The source close to the deal reports that Dolphinus Holdings will pay Israel “a rate significantly lower than what Egypt had been paying to meet its needs for liquified gas over the past two years,” a figure the sources pegs at having exceeded $3 billion. “The same amount [of gas] will cost no more than $1.5 billion at the rate at which [Egypt] will purchase gas from Israel,” the source says.

None of the parties involved in the deal have disclosed the import rate so far. However, the rate “will definitely grant Egypt leverage in any future negotiations with drilling companies, meaning that — in light of the precedent of this contract with Israel — Egypt’s next deal with any gas company will include better conditions than those offered by the contract with Eni to drill in the Zohr field,” the source says.

Under the terms of the agreement, the imported gas will hit the Egyptian market next year. The tentative plan is to allocate a portion for national consumption, while the remaining supply is to be pumped into liquefaction plants for export, according to the source.

“Intermittent deliveries” to Dolphinus Holdings will begin this autumn or early next year on a trial basis, according to the same source. By spring 2019, the daily supply is projected to steady at 700 million cubic feet.

There are two natural gas liquefaction plants in Egypt: the Egyptian Liquefied Natural Gas company’s Idku complex, which is comprised of two liquefaction terminals, and the Italian-Spanish Unión Fenosa, which is based in Damietta and is comprised of one terminal.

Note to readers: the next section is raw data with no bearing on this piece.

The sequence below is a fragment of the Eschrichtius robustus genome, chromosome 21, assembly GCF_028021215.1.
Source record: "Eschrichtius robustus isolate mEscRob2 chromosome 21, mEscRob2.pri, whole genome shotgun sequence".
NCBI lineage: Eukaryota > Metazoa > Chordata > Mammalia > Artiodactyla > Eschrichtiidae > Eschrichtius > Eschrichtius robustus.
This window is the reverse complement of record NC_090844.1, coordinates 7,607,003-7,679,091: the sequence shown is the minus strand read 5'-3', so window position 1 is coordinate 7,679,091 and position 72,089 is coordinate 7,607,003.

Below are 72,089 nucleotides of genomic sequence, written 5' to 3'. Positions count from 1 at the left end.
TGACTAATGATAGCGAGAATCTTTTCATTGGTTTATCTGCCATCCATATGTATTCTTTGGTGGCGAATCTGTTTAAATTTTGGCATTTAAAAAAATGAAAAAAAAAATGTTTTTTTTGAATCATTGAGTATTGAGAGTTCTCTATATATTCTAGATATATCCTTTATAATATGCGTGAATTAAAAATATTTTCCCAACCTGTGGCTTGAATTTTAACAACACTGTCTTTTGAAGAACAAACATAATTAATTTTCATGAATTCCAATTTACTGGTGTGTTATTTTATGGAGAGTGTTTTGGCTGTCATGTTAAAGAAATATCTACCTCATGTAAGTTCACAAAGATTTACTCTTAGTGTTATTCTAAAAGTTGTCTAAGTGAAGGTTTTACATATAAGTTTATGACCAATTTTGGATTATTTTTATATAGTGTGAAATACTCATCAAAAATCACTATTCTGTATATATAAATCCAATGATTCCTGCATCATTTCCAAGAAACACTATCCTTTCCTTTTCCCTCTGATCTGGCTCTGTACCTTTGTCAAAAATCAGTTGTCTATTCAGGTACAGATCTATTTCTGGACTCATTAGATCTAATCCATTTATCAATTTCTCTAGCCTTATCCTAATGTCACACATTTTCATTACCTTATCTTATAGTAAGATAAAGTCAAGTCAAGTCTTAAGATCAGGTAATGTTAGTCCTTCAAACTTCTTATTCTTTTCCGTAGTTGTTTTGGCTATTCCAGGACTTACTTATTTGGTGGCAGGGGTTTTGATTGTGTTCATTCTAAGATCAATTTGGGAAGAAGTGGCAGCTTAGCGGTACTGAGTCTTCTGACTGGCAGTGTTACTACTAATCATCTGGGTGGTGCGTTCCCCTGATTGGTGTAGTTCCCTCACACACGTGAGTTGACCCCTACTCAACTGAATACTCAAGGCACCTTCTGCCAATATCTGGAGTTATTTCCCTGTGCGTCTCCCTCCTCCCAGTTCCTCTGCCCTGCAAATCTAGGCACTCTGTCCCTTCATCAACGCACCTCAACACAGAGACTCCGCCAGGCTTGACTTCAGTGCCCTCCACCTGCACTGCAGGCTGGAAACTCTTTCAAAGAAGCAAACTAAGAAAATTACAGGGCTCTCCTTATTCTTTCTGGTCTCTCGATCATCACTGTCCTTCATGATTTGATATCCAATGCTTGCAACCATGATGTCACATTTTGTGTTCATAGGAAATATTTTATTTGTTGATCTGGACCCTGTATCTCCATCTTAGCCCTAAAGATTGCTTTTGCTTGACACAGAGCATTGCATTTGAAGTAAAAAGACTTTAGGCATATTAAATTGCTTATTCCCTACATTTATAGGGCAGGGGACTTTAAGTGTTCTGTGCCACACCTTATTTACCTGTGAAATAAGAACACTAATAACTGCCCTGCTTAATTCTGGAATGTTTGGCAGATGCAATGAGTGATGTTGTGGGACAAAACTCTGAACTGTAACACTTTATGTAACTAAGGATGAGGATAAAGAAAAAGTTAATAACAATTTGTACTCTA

The Egyptian Ministry of Petroleum and Mineral Resources holds a 12-percent shareholder stake in the Idku complex through EGAS and another 12-percent share through the Egyptian General Petroleum Corporation (EGPC). The remaining shares are divided between several private companies: Shell (formerly British Gas) at 35.5 percent, Malaysia’s PetroNas at 35.5 percent, and Engie (formerly Gaz de France) 5 percent.

Eighty percent of the Damietta natural gas liquefaction complex operated by Unión Fenosa is owned by Unión Fenosa and the Italian energy company Eni. The remaining shares are divided between EGAS, which owns 10 percent, and the EGPC, which owns 10 percent.

Workarounds for arbitration cases

The source close to the deal corroborates information Mada Masr published last year regarding the aims of negotiations to import gas from Israel. By striking a deal to import gas from Israel, Egypt aimed to find a way around the international arbitration fines of $1.7 billion, owed to the Israeli Electricity Company (IEC) and over $200 million, owed to EMG. Egypt also sought to terminate commercial arbitration with the relevant partners of EMG through the deal, thereby avoiding a potential arbitration fine of $8 billion, which would have been owed to Unión Fenosa.

Sources told Mada Masr in August 2017 that the Israeli government had agreed “in principle” to reduce the fine, in exchange for permission granted by the Egyptian government to the Egyptian private sector to import gas from Israel, as well as opening the door for negotiations over the demarcation of maritime borders in return.